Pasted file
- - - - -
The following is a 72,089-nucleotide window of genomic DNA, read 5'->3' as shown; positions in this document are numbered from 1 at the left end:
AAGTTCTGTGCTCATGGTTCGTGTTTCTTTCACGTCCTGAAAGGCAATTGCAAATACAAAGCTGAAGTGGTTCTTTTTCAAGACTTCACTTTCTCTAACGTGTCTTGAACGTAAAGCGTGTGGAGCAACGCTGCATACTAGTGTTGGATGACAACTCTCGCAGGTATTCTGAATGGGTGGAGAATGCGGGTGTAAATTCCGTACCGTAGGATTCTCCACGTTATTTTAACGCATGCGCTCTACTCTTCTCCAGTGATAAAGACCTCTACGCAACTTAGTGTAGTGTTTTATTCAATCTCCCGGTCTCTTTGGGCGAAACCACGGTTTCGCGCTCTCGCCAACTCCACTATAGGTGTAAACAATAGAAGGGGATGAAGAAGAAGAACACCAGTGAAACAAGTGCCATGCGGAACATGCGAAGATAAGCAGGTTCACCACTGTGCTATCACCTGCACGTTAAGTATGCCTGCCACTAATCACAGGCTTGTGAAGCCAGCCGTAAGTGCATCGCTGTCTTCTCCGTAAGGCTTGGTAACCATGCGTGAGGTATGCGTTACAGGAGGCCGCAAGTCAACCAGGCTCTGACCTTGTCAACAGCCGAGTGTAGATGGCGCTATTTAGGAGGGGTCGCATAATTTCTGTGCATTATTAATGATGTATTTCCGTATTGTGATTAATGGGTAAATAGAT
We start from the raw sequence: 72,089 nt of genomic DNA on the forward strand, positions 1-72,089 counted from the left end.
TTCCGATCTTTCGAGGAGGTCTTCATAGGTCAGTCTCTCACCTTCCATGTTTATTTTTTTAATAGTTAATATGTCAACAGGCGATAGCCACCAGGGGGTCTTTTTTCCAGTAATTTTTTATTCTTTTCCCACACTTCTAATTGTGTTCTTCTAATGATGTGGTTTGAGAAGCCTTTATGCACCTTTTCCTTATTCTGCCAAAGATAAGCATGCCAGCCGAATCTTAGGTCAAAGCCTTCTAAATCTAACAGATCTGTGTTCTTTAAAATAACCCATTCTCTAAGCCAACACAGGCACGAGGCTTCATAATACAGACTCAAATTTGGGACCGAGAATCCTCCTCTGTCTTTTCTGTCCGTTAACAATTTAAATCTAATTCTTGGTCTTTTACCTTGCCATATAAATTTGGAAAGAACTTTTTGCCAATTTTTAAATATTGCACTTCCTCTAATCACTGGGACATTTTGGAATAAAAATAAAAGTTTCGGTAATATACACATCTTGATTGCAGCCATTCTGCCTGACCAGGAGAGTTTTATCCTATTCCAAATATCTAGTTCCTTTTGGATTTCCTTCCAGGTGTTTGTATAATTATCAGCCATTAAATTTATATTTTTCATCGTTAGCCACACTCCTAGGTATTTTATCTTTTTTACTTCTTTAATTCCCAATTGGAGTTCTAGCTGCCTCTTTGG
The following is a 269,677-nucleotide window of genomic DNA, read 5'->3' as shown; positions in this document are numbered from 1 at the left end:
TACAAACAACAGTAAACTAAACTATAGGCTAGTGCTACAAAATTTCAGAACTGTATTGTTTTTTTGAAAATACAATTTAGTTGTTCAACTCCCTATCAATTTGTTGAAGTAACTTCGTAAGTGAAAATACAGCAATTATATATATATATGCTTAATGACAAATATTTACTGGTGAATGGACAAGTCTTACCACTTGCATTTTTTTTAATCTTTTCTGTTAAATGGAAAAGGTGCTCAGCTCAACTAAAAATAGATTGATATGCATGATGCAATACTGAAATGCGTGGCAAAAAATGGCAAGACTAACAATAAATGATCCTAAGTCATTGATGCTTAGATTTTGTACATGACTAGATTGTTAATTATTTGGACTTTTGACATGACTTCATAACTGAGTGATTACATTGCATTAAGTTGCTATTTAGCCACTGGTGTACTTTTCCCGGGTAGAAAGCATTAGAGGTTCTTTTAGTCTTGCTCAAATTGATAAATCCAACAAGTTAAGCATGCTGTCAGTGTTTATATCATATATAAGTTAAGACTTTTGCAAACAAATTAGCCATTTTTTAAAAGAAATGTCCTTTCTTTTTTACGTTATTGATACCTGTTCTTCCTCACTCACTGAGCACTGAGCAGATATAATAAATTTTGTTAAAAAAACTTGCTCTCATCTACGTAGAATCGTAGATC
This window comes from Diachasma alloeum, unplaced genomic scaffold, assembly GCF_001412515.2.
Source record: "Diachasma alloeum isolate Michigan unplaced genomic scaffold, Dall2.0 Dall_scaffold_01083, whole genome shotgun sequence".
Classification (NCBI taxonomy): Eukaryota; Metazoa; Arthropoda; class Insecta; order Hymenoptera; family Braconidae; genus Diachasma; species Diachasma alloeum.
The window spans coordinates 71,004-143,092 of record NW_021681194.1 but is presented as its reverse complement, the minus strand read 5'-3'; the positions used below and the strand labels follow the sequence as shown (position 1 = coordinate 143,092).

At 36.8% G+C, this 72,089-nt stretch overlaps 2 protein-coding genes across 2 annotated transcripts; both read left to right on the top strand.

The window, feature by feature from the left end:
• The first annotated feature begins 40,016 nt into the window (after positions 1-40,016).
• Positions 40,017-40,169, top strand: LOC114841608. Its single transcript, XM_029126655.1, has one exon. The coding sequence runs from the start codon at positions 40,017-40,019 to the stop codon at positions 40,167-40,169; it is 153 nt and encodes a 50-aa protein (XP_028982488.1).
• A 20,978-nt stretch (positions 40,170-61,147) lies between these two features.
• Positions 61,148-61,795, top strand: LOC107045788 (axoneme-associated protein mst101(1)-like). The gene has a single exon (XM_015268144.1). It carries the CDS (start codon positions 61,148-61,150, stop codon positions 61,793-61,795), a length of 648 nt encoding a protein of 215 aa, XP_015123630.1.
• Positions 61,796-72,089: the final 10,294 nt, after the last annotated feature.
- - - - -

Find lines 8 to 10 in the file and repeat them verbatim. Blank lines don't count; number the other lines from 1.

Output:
Source record: "Diachasma alloeum isolate Michigan unplaced genomic scaffold, Dall2.0 Dall_scaffold_01083, whole genome shotgun sequence".
Classification (NCBI taxonomy): Eukaryota; Metazoa; Arthropoda; class Insecta; order Hymenoptera; family Braconidae; genus Diachasma; species Diachasma alloeum.
The window spans coordinates 71,004-143,092 of record NW_021681194.1 but is presented as its reverse complement, the minus strand read 5'-3'; the positions used below and the strand labels follow the sequence as shown (position 1 = coordinate 143,092).